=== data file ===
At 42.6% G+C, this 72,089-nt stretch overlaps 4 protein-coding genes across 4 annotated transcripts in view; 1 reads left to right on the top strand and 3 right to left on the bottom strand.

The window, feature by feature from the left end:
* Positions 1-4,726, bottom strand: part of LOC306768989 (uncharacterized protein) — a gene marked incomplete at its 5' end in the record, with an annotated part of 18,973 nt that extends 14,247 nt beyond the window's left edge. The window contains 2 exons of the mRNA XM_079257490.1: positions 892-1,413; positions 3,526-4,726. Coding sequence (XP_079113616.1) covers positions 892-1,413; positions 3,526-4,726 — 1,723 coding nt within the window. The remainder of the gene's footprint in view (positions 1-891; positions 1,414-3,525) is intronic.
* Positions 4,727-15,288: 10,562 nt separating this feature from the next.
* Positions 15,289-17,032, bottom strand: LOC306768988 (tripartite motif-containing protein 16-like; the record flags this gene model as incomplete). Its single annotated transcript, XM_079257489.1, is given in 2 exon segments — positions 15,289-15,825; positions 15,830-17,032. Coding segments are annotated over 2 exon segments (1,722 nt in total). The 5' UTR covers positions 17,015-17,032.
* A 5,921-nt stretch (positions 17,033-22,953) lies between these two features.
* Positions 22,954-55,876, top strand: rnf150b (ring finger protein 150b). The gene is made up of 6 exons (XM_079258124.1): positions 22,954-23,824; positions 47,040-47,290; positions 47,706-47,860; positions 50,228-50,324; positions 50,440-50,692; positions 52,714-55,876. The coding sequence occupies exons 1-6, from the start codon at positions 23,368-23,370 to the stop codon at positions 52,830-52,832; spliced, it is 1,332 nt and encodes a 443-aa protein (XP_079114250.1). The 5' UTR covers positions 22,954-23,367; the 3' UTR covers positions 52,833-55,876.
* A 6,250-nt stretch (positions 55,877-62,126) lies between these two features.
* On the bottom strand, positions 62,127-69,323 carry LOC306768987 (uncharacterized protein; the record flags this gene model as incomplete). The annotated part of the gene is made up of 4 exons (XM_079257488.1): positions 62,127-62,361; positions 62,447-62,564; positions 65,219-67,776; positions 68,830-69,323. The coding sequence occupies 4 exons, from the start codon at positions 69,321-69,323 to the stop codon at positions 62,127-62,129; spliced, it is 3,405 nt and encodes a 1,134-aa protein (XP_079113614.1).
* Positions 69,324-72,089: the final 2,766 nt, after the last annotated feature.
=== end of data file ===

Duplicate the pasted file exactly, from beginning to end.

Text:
At 42.6% G+C, this 72,089-nt stretch overlaps 4 protein-coding genes across 4 annotated transcripts in view; 1 reads left to right on the top strand and 3 right to left on the bottom strand.

The window, feature by feature from the left end:
* Positions 1-4,726, bottom strand: part of LOC306768989 (uncharacterized protein) — a gene marked incomplete at its 5' end in the record, with an annotated part of 18,973 nt that extends 14,247 nt beyond the window's left edge. The window contains 2 exons of the mRNA XM_079257490.1: positions 892-1,413; positions 3,526-4,726. Coding sequence (XP_079113616.1) covers positions 892-1,413; positions 3,526-4,726 — 1,723 coding nt within the window. The remainder of the gene's footprint in view (positions 1-891; positions 1,414-3,525) is intronic.
* Positions 4,727-15,288: 10,562 nt separating this feature from the next.
* Positions 15,289-17,032, bottom strand: LOC306768988 (tripartite motif-containing protein 16-like; the record flags this gene model as incomplete). Its single annotated transcript, XM_079257489.1, is given in 2 exon segments — positions 15,289-15,825; positions 15,830-17,032. Coding segments are annotated over 2 exon segments (1,722 nt in total). The 5' UTR covers positions 17,015-17,032.
* A 5,921-nt stretch (positions 17,033-22,953) lies between these two features.
* Positions 22,954-55,876, top strand: rnf150b (ring finger protein 150b). The gene is made up of 6 exons (XM_079258124.1): positions 22,954-23,824; positions 47,040-47,290; positions 47,706-47,860; positions 50,228-50,324; positions 50,440-50,692; positions 52,714-55,876. The coding sequence occupies exons 1-6, from the start codon at positions 23,368-23,370 to the stop codon at positions 52,830-52,832; spliced, it is 1,332 nt and encodes a 443-aa protein (XP_079114250.1). The 5' UTR covers positions 22,954-23,367; the 3' UTR covers positions 52,833-55,876.
* A 6,250-nt stretch (positions 55,877-62,126) lies between these two features.
* On the bottom strand, positions 62,127-69,323 carry LOC306768987 (uncharacterized protein; the record flags this gene model as incomplete). The annotated part of the gene is made up of 4 exons (XM_079257488.1): positions 62,127-62,361; positions 62,447-62,564; positions 65,219-67,776; positions 68,830-69,323. The coding sequence occupies 4 exons, from the start codon at positions 69,321-69,323 to the stop codon at positions 62,127-62,129; spliced, it is 3,405 nt and encodes a 1,134-aa protein (XP_079113614.1).
* Positions 69,324-72,089: the final 2,766 nt, after the last annotated feature.